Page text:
Please be advised: this post discusses religion.
As the year draws to a close I inevitably find myself reflecting back on it. The most amazing thing I experienced this year was the birth of my daughter. I was blessed with a very healthy and happy pregnancy, and now with a very healthy and happy baby girl.
At the same time, life has been difficult in many ways. Not just for me personally but I’d venture to say for us collectively as a society – in America and across the world. We lost many incredibly talented and influential people this year including Elie Wiesel, David Bowie, Leonard Cohen, John Glenn, Gene Wilder, and most recently George Michael. The list is quite long. And, in addition to the drama of American politics, there is so much economic, racial, and overall cultural strife in our world today. But really, there always has been. Suffering has always been part of humanity.
So how does one find peace on earth? I have struggled with attaining peace of mind my entire life. Even more than happiness I have sought after peace. I think this is largely because of the mental anguish I have suffered at the hands of both bipolar disorder and obsessive compulsive disorder. I spent many misguided years searching for ways to quell the pain inside me.
I had even heard about the peace that Christ can bring, but I thought that it was not for me. I thought that only people who didn’t know any better found peace in Christ. That the promises of Christianity were all well and good for people who were raised that way or were unencumbered by understanding logic.
Little did I realize that I was the one who didn’t know any better.
My journey towards Christianity and ultimately Catholicism has been long and difficult. I have suffered doubts and disappointment, fear of judgment and ridicule. As Dostoevsky once said, “I believe in Christ and confess him not like some child; my hosanna has passed through an enormous furnace of doubt.”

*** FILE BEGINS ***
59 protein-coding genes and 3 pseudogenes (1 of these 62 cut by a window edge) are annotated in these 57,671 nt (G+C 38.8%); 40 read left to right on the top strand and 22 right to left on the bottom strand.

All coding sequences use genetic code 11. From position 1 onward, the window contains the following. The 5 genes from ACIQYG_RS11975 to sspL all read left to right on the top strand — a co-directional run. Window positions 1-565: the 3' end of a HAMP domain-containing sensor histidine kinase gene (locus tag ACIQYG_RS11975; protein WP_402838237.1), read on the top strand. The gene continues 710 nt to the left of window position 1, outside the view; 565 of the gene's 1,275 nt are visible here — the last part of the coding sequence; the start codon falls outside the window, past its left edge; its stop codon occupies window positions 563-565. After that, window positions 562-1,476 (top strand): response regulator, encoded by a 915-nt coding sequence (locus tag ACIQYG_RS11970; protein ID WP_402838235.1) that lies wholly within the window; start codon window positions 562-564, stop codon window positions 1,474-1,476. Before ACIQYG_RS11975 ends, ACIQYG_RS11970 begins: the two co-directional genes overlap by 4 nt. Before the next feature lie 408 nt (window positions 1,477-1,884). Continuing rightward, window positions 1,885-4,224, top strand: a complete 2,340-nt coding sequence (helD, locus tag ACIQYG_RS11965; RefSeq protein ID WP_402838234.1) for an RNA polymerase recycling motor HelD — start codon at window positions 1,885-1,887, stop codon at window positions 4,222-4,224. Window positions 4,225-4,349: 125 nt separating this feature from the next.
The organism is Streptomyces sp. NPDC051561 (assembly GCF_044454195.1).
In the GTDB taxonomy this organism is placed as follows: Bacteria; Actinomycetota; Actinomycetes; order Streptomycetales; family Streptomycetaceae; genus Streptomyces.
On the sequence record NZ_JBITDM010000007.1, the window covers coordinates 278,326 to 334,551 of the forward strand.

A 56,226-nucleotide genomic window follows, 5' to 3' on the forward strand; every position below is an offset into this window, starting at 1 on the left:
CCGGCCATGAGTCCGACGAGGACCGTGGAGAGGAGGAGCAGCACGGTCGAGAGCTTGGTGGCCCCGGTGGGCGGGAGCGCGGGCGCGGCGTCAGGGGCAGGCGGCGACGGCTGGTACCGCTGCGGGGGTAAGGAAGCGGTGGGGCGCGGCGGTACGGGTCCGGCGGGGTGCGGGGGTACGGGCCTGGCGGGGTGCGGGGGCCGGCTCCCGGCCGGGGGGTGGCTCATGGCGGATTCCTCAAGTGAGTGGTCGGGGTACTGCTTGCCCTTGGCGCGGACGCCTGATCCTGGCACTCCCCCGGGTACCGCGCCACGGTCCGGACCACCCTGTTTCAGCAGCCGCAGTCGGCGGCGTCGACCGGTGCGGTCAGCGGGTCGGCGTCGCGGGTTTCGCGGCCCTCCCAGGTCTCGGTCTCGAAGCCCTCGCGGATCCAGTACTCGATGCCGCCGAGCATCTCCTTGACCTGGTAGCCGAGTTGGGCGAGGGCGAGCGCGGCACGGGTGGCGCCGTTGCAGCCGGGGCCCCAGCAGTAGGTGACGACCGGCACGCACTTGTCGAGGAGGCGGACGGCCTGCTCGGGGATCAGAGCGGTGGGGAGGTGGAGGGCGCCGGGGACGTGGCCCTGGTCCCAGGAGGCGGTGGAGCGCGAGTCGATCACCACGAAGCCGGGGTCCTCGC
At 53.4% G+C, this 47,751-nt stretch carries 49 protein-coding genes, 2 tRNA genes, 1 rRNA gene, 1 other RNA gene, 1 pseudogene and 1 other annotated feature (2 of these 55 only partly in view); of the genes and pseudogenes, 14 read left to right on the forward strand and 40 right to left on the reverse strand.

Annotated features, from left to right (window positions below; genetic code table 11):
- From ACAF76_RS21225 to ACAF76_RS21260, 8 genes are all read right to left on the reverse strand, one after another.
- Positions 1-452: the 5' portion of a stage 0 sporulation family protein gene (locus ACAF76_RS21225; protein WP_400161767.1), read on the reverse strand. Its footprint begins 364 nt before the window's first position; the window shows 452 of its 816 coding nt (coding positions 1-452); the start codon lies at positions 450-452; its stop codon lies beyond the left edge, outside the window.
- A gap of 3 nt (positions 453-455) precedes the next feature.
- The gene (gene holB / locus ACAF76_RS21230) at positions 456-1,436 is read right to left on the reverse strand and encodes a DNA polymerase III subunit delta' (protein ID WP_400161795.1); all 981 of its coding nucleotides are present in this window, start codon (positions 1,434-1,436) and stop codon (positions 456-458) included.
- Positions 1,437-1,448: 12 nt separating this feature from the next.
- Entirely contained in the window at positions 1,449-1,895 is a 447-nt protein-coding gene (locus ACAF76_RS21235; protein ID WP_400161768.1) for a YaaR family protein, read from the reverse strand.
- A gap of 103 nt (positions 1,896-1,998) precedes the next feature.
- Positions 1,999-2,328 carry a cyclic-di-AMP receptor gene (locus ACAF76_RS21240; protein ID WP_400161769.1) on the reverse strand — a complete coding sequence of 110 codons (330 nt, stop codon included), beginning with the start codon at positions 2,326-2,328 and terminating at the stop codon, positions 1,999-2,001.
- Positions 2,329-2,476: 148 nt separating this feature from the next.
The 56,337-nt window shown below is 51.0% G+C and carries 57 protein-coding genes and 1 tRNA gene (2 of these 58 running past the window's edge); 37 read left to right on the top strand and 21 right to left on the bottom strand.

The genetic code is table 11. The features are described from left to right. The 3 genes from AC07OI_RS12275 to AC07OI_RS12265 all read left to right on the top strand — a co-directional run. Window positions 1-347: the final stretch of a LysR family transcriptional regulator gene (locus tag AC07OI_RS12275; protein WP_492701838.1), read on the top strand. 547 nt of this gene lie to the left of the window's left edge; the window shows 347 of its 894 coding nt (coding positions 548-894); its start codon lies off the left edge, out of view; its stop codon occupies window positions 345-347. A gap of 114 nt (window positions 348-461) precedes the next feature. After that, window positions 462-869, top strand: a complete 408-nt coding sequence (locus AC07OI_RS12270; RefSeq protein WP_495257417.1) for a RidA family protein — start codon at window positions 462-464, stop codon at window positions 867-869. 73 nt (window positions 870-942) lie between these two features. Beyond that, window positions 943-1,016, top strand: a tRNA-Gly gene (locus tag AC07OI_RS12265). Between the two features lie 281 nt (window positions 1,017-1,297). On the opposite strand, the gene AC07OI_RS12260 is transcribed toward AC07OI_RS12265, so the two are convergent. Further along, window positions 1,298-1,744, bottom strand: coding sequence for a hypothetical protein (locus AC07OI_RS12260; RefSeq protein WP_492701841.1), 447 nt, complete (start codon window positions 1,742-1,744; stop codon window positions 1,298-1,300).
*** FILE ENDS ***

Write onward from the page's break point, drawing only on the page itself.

Following Christ is not for the faint of heart. Nor is it for those who want to be accepted on the world’s terms. (Couldn’t the same be said about living with bipolar?) Jesus warned, “You will be hated by all because of My name, but it is the one who has endured to the end who will be saved.” (Matthew 10:22) Can strife bring us peace? I believe so.
As a newly converted Catholic I have spent many long hours cultivating peace in my heart and mind. So many times throughout the Mass the priest reminds us of the peace Jesus gives us. We are asked to offer each other a sign of peace as a symbol of our unity and peace in Christ. Jesus said, “Peace I leave with you, my peace I give to you.” (John 14:27) We are told, “The Mass is ended, go in peace.”
I take these final words of the Mass to heart each time, resolving to go into the world with peace and impart it to others through my words and deeds. Inevitably I fail at this, being only human, and get caught up in the stress of daily life. I believe most people can relate to this, especially if you experience extra stress or depression around the holidays.
And while I have found peace on this earth by following Christ, it is not an easy path. But by praying to him, listening to him, and submitting to his will, I am constantly reminded of his love. The Gospel according to St. Luke proclaims, “Glory to God in the highest heaven, and peace on earth to those with whom he is pleased.” (Luke 2:14)
Please understand – I am not preaching and certainly not judging – I am simply explaining how I found peace in my life with bipolar disorder. There is real hope in Christ for those who seek it.
As the year draws to a close, I pray that you find hope and peace where you seek it, and that the new year brings you a multitude of blessings.
via bpHope – bp Magazine Community